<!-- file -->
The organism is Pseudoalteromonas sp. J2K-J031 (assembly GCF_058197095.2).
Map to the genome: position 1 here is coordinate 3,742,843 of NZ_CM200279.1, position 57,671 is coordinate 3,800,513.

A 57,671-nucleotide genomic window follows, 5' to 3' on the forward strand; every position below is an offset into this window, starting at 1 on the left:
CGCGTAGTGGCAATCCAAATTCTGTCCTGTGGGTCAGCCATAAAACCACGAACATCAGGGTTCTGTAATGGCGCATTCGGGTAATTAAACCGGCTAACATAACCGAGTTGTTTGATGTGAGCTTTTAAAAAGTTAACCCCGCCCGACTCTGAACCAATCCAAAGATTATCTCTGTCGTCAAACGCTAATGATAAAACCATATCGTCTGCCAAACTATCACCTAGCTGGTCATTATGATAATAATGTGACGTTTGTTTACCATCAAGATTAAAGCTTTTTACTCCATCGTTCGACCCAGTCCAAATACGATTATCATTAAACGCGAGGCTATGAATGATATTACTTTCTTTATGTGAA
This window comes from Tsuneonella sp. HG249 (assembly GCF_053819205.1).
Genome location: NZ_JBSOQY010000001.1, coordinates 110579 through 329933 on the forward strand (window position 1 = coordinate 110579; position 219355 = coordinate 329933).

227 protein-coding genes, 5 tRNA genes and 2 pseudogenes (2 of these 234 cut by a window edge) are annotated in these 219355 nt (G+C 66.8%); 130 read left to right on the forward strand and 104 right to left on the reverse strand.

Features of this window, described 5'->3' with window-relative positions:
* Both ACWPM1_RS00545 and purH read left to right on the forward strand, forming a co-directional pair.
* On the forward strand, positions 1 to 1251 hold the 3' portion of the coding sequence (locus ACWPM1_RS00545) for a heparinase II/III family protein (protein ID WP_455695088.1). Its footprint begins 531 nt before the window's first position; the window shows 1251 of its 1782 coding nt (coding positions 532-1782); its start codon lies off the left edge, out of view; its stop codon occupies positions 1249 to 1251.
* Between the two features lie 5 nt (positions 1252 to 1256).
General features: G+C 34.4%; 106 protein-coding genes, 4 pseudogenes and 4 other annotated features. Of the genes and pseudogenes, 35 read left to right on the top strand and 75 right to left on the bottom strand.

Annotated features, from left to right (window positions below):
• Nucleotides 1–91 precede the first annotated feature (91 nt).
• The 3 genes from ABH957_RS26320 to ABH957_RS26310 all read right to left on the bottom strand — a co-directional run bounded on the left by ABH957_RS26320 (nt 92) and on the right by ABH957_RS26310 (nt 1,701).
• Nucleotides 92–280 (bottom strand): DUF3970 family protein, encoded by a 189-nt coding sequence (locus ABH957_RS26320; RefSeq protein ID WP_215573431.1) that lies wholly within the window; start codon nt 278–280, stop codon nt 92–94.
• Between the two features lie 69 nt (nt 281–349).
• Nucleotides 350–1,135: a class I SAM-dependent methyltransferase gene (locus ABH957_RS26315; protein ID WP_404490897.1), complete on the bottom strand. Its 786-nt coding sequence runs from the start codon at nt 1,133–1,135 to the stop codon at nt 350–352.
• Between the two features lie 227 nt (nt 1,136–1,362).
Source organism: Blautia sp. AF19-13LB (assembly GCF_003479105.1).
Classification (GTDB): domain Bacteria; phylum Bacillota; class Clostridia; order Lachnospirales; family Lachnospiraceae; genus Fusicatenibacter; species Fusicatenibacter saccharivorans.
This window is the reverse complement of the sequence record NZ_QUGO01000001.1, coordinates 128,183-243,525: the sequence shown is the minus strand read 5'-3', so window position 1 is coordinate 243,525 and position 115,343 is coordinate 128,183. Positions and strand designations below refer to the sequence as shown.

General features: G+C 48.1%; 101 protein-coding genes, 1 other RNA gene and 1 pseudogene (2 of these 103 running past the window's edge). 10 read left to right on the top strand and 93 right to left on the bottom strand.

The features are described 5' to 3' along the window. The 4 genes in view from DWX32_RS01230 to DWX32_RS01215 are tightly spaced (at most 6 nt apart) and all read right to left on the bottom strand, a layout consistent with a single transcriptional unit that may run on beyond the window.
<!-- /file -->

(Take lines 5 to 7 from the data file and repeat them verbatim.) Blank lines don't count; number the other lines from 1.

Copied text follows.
This window comes from Tsuneonella sp. HG249 (assembly GCF_053819205.1).
Genome location: NZ_JBSOQY010000001.1, coordinates 110579 through 329933 on the forward strand (window position 1 = coordinate 110579; position 219355 = coordinate 329933).

227 protein-coding genes, 5 tRNA genes and 2 pseudogenes (2 of these 234 cut by a window edge) are annotated in these 219355 nt (G+C 66.8%); 130 read left to right on the forward strand and 104 right to left on the reverse strand.